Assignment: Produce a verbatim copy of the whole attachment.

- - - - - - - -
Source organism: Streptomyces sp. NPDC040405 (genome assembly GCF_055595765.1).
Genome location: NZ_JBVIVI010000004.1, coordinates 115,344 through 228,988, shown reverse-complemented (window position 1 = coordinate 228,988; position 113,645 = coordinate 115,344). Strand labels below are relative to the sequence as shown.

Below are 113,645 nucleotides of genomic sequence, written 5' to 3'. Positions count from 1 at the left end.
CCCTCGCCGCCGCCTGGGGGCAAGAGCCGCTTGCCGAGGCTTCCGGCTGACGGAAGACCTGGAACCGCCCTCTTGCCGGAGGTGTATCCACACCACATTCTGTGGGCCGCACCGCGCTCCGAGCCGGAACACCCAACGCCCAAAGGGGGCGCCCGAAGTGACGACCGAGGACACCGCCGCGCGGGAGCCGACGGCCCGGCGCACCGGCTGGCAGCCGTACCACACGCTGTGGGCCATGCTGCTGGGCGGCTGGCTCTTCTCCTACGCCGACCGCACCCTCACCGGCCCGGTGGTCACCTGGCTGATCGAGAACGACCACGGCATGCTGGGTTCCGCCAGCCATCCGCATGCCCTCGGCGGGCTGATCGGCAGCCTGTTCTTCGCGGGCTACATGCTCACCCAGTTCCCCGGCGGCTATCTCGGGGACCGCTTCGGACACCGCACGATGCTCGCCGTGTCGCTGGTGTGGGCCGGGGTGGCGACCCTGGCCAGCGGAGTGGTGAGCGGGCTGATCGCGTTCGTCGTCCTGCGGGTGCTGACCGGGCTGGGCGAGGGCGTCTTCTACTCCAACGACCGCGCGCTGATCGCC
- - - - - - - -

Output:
Source organism: Streptomyces sp. NPDC040405 (genome assembly GCF_055595765.1).
Genome location: NZ_JBVIVI010000004.1, coordinates 115,344 through 228,988, shown reverse-complemented (window position 1 = coordinate 228,988; position 113,645 = coordinate 115,344). Strand labels below are relative to the sequence as shown.

Below are 113,645 nucleotides of genomic sequence, written 5' to 3'. Positions count from 1 at the left end.
CCCTCGCCGCCGCCTGGGGGCAAGAGCCGCTTGCCGAGGCTTCCGGCTGACGGAAGACCTGGAACCGCCCTCTTGCCGGAGGTGTATCCACACCACATTCTGTGGGCCGCACCGCGCTCCGAGCCGGAACACCCAACGCCCAAAGGGGGCGCCCGAAGTGACGACCGAGGACACCGCCGCGCGGGAGCCGACGGCCCGGCGCACCGGCTGGCAGCCGTACCACACGCTGTGGGCCATGCTGCTGGGCGGCTGGCTCTTCTCCTACGCCGACCGCACCCTCACCGGCCCGGTGGTCACCTGGCTGATCGAGAACGACCACGGCATGCTGGGTTCCGCCAGCCATCCGCATGCCCTCGGCGGGCTGATCGGCAGCCTGTTCTTCGCGGGCTACATGCTCACCCAGTTCCCCGGCGGCTATCTCGGGGACCGCTTCGGACACCGCACGATGCTCGCCGTGTCGCTGGTGTGGGCCGGGGTGGCGACCCTGGCCAGCGGAGTGGTGAGCGGGCTGATCGCGTTCGTCGTCCTGCGGGTGCTGACCGGGCTGGGCGAGGGCGTCTTCTACTCCAACGACCGCGCGCTGATCGCC